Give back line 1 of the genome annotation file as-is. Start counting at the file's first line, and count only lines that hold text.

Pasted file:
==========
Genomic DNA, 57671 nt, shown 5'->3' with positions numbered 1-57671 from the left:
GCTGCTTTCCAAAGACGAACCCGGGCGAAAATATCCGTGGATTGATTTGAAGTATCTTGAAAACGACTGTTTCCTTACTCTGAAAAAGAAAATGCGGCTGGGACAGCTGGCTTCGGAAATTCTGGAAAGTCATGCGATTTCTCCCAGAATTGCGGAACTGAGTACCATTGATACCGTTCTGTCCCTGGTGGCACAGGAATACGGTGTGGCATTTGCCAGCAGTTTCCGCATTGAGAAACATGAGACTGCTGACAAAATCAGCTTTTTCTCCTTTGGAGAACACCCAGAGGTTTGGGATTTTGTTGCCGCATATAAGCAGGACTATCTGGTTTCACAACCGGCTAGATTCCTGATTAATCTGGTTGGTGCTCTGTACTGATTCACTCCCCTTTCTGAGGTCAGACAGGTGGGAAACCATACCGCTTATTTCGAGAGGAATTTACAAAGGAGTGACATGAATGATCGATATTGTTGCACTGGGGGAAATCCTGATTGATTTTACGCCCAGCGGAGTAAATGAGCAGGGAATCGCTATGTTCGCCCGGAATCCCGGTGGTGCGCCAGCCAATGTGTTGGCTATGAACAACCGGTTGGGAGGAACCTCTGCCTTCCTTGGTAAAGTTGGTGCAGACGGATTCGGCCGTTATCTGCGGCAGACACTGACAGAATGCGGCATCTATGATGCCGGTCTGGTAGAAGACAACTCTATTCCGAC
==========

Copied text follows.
Genomic DNA, 57671 nt, shown 5'->3' with positions numbered 1-57671 from the left: